Where have we heard this tune before? Surely, Mr Mosley and his blackshirts had a right to march through the East End without being harassed and attacked by left-wing protesters? Surely, the fascists of Mussolini-era Italy and the Nazis in the crumbling Weimar Republic were expressing the sentiments of many by holding torchlight rallies, armed with knives and clubs, when, unjustifiably, they were violently opposed by Communists?

Sometimes, it’s too simplistic to argue that this is history repeating itself. Yes, the First Amendment to the US Constitution guaranteeing free speech applies to all, not just supporters of democracy.

But contrast the mealy-mouthed equivocation of US President Donald Trump with the declaration of one of his presidential predecessors, Jimmy Carter, in 1978, when swastika-carrying National Socialists planned a march through the Chicago suburb of Skokie, where one in six residents was a Holocaust survivor.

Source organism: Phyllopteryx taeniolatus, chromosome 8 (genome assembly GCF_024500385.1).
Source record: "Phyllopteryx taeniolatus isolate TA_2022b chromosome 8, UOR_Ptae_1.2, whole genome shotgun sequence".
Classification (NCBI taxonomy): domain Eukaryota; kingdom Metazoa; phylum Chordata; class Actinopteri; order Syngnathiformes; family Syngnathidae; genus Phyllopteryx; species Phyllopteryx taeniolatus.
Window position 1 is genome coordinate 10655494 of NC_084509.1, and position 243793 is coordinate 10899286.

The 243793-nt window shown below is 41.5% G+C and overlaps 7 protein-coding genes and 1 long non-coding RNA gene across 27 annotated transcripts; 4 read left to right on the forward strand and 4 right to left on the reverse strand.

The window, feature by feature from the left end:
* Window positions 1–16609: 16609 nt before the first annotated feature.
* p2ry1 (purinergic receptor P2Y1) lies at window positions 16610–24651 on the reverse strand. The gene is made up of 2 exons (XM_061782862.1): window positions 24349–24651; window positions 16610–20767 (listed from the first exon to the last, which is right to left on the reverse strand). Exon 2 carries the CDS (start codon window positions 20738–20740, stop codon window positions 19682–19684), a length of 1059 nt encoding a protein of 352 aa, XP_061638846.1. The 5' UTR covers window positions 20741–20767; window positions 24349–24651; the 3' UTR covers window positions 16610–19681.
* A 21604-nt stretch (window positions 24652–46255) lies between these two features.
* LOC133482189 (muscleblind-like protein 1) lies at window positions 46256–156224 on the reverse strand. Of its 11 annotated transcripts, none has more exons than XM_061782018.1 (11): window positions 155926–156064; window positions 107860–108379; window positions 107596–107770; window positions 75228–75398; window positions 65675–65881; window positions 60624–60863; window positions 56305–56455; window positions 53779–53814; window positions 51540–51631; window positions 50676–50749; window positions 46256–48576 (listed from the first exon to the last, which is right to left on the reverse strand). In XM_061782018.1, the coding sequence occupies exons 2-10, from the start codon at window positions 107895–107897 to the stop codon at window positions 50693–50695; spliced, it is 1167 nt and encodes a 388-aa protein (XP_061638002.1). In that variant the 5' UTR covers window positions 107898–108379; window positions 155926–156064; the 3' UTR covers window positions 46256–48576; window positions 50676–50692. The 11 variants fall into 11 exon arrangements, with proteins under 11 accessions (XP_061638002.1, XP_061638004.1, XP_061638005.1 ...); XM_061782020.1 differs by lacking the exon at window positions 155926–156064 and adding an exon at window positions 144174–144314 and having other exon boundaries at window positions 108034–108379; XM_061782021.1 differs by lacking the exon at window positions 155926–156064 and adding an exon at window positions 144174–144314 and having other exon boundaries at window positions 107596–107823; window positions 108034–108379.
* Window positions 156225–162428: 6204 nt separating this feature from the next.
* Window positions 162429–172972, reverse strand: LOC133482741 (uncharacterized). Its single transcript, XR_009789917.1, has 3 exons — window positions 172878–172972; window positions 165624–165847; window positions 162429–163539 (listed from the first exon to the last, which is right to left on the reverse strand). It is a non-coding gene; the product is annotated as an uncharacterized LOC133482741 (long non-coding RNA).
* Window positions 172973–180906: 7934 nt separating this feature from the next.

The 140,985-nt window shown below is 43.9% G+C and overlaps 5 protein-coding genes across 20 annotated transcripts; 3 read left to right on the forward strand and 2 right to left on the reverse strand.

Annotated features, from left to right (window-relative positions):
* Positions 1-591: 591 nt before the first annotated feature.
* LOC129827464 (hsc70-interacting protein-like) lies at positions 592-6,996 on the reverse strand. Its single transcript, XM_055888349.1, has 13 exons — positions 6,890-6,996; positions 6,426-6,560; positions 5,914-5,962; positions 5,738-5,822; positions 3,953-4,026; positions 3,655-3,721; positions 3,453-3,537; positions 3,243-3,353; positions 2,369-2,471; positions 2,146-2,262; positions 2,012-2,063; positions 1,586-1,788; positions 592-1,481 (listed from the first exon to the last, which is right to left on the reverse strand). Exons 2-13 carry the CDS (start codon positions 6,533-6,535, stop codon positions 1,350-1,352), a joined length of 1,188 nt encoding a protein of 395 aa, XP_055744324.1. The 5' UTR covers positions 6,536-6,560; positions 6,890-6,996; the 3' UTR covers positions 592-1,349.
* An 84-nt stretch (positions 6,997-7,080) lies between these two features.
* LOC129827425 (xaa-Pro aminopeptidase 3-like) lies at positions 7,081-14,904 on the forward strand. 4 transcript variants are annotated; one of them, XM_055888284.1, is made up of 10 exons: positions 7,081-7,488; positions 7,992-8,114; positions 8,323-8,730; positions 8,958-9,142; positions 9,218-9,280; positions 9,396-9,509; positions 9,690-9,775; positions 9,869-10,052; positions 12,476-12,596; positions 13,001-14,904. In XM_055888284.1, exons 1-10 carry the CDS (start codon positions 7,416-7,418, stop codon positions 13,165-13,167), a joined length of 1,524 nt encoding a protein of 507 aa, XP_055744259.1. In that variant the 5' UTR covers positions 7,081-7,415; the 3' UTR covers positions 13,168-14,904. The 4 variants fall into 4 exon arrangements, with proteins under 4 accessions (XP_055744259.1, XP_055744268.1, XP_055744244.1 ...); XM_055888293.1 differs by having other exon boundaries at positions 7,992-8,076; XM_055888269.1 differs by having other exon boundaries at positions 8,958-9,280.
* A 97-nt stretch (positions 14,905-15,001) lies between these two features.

“I voice my complete solidarity with those citizens of Skokie and Chicago who will gather [on] Sunday in a peaceful demonstration of their abhorrence of Nazism,” was Carter’s response.

Is Trump a fascist? Not by the classic, traditional definitions of that term. But he is a populist demagogue in the manner of Huey Long, the Louisiana governor of the 1930s, and George Wallace, the Alabama segregationist of the 1960s.

His electoral appeal to the white nationalist right was delivered through blowhard rhetoric that sought to delegitimise his opponents. Many thought that, once in the White House, he would be reined in. He hasn’t been.

Many have seen Trump as a long-running joke that can’t bear much more repetition. But even the worst jokes have punchlines and those who oppose racism, Jews and non-Jews, have to hope his response to the Virginia violence is the punchline that turns the audience irrevocably against him.